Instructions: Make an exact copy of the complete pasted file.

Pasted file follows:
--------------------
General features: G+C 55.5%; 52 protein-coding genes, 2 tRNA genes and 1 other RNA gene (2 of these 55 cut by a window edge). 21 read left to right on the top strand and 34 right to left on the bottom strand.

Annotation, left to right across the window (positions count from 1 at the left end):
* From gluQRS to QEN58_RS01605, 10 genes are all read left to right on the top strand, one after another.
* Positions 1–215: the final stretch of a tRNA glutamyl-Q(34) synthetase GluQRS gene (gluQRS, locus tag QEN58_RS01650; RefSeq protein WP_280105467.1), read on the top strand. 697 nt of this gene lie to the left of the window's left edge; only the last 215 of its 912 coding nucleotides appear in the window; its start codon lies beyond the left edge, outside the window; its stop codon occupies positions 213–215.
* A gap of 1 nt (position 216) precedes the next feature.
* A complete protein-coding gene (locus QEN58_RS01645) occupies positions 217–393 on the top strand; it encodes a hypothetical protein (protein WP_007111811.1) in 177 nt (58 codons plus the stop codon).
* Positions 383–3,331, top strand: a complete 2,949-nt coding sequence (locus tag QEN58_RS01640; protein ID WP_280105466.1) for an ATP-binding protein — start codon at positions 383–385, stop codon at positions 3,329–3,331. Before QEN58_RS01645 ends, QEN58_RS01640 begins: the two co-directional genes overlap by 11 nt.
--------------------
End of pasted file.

General features: G+C 55.5%; 52 protein-coding genes, 2 tRNA genes and 1 other RNA gene (2 of these 55 cut by a window edge). 21 read left to right on the top strand and 34 right to left on the bottom strand.

Annotation, left to right across the window (positions count from 1 at the left end):
* From gluQRS to QEN58_RS01605, 10 genes are all read left to right on the top strand, one after another.
* Positions 1–215: the final stretch of a tRNA glutamyl-Q(34) synthetase GluQRS gene (gluQRS, locus tag QEN58_RS01650; RefSeq protein WP_280105467.1), read on the top strand. 697 nt of this gene lie to the left of the window's left edge; only the last 215 of its 912 coding nucleotides appear in the window; its start codon lies beyond the left edge, outside the window; its stop codon occupies positions 213–215.
* A gap of 1 nt (position 216) precedes the next feature.
* A complete protein-coding gene (locus QEN58_RS01645) occupies positions 217–393 on the top strand; it encodes a hypothetical protein (protein WP_007111811.1) in 177 nt (58 codons plus the stop codon).
* Positions 383–3,331, top strand: a complete 2,949-nt coding sequence (locus tag QEN58_RS01640; protein ID WP_280105466.1) for an ATP-binding protein — start codon at positions 383–385, stop codon at positions 3,329–3,331. Before QEN58_RS01645 ends, QEN58_RS01640 begins: the two co-directional genes overlap by 11 nt.